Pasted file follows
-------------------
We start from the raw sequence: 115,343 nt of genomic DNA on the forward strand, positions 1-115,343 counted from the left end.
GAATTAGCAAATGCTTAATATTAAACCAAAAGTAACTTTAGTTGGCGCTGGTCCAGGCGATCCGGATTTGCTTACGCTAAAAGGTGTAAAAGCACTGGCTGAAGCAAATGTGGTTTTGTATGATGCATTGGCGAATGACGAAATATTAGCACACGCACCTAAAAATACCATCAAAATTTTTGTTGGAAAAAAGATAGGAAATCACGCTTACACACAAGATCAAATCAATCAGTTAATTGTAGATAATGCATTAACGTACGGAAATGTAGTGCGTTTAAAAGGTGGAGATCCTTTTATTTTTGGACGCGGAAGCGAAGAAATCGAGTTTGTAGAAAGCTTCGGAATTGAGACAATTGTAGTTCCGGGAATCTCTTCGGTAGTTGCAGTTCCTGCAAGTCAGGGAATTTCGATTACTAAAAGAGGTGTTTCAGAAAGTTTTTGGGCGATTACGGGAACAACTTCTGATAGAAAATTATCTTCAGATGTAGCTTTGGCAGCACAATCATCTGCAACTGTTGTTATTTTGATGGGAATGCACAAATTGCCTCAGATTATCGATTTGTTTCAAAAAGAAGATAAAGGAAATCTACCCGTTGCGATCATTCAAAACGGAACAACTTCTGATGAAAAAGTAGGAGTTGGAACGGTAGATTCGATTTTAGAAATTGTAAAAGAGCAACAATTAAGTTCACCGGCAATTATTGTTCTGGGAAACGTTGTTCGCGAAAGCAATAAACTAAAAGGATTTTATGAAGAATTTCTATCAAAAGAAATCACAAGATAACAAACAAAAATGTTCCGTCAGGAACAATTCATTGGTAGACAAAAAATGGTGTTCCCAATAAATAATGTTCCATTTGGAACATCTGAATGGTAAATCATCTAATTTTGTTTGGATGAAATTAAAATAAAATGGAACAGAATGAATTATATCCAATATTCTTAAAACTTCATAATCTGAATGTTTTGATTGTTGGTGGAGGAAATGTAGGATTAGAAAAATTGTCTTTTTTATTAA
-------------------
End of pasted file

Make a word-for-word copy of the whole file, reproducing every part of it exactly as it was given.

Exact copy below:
We start from the raw sequence: 115,343 nt of genomic DNA on the forward strand, positions 1-115,343 counted from the left end.
GAATTAGCAAATGCTTAATATTAAACCAAAAGTAACTTTAGTTGGCGCTGGTCCAGGCGATCCGGATTTGCTTACGCTAAAAGGTGTAAAAGCACTGGCTGAAGCAAATGTGGTTTTGTATGATGCATTGGCGAATGACGAAATATTAGCACACGCACCTAAAAATACCATCAAAATTTTTGTTGGAAAAAAGATAGGAAATCACGCTTACACACAAGATCAAATCAATCAGTTAATTGTAGATAATGCATTAACGTACGGAAATGTAGTGCGTTTAAAAGGTGGAGATCCTTTTATTTTTGGACGCGGAAGCGAAGAAATCGAGTTTGTAGAAAGCTTCGGAATTGAGACAATTGTAGTTCCGGGAATCTCTTCGGTAGTTGCAGTTCCTGCAAGTCAGGGAATTTCGATTACTAAAAGAGGTGTTTCAGAAAGTTTTTGGGCGATTACGGGAACAACTTCTGATAGAAAATTATCTTCAGATGTAGCTTTGGCAGCACAATCATCTGCAACTGTTGTTATTTTGATGGGAATGCACAAATTGCCTCAGATTATCGATTTGTTTCAAAAAGAAGATAAAGGAAATCTACCCGTTGCGATCATTCAAAACGGAACAACTTCTGATGAAAAAGTAGGAGTTGGAACGGTAGATTCGATTTTAGAAATTGTAAAAGAGCAACAATTAAGTTCACCGGCAATTATTGTTCTGGGAAACGTTGTTCGCGAAAGCAATAAACTAAAAGGATTTTATGAAGAATTTCTATCAAAAGAAATCACAAGATAACAAACAAAAATGTTCCGTCAGGAACAATTCATTGGTAGACAAAAAATGGTGTTCCCAATAAATAATGTTCCATTTGGAACATCTGAATGGTAAATCATCTAATTTTGTTTGGATGAAATTAAAATAAAATGGAACAGAATGAATTATATCCAATATTCTTAAAACTTCATAATCTGAATGTTTTGATTGTTGGTGGAGGAAATGTAGGATTAGAAAAATTGTCTTTTTTATTAA